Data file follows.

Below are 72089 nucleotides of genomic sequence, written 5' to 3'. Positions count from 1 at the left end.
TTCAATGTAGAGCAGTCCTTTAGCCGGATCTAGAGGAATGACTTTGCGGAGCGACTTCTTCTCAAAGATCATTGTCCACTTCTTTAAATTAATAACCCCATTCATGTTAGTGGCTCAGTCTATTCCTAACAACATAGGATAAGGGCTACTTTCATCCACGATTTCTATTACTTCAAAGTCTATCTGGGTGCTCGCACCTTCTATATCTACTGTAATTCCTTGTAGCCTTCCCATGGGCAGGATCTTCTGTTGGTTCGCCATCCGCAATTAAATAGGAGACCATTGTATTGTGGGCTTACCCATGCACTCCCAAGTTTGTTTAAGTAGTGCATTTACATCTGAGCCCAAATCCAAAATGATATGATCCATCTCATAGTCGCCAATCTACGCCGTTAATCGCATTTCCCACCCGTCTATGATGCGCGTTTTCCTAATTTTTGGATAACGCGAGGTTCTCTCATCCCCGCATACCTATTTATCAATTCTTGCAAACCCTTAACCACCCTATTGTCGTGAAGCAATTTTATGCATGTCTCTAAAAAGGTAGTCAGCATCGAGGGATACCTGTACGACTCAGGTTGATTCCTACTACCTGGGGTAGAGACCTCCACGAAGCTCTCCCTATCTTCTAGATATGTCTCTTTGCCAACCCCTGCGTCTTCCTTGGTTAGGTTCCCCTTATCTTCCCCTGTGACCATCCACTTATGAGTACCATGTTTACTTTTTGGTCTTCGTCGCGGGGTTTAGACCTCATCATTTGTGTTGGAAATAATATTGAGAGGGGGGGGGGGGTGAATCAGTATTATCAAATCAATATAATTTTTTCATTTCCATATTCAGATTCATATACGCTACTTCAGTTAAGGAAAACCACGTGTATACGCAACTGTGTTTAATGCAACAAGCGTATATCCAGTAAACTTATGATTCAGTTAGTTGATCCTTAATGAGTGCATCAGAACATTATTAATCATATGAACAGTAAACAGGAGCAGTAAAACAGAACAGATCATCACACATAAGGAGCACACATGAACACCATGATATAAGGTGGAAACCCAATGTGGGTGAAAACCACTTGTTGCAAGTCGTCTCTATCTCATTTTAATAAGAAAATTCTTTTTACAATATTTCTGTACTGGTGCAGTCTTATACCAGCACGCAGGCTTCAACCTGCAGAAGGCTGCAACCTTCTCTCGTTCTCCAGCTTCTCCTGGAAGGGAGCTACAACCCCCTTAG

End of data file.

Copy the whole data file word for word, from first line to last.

Below are 72089 nucleotides of genomic sequence, written 5' to 3'. Positions count from 1 at the left end.
TTCAATGTAGAGCAGTCCTTTAGCCGGATCTAGAGGAATGACTTTGCGGAGCGACTTCTTCTCAAAGATCATTGTCCACTTCTTTAAATTAATAACCCCATTCATGTTAGTGGCTCAGTCTATTCCTAACAACATAGGATAAGGGCTACTTTCATCCACGATTTCTATTACTTCAAAGTCTATCTGGGTGCTCGCACCTTCTATATCTACTGTAATTCCTTGTAGCCTTCCCATGGGCAGGATCTTCTGTTGGTTCGCCATCCGCAATTAAATAGGAGACCATTGTATTGTGGGCTTACCCATGCACTCCCAAGTTTGTTTAAGTAGTGCATTTACATCTGAGCCCAAATCCAAAATGATATGATCCATCTCATAGTCGCCAATCTACGCCGTTAATCGCATTTCCCACCCGTCTATGATGCGCGTTTTCCTAATTTTTGGATAACGCGAGGTTCTCTCATCCCCGCATACCTATTTATCAATTCTTGCAAACCCTTAACCACCCTATTGTCGTGAAGCAATTTTATGCATGTCTCTAAAAAGGTAGTCAGCATCGAGGGATACCTGTACGACTCAGGTTGATTCCTACTACCTGGGGTAGAGACCTCCACGAAGCTCTCCCTATCTTCTAGATATGTCTCTTTGCCAACCCCTGCGTCTTCCTTGGTTAGGTTCCCCTTATCTTCCCCTGTGACCATCCACTTATGAGTACCATGTTTACTTTTTGGTCTTCGTCGCGGGGTTTAGACCTCATCATTTGTGTTGGAAATAATATTGAGAGGGGGGGGGGGGTGAATCAGTATTATCAAATCAATATAATTTTTTCATTTCCATATTCAGATTCATATACGCTACTTCAGTTAAGGAAAACCACGTGTATACGCAACTGTGTTTAATGCAACAAGCGTATATCCAGTAAACTTATGATTCAGTTAGTTGATCCTTAATGAGTGCATCAGAACATTATTAATCATATGAACAGTAAACAGGAGCAGTAAAACAGAACAGATCATCACACATAAGGAGCACACATGAACACCATGATATAAGGTGGAAACCCAATGTGGGTGAAAACCACTTGTTGCAAGTCGTCTCTATCTCATTTTAATAAGAAAATTCTTTTTACAATATTTCTGTACTGGTGCAGTCTTATACCAGCACGCAGGCTTCAACCTGCAGAAGGCTGCAACCTTCTCTCGTTCTCCAGCTTCTCCTGGAAGGGAGCTACAACCCCCTTAG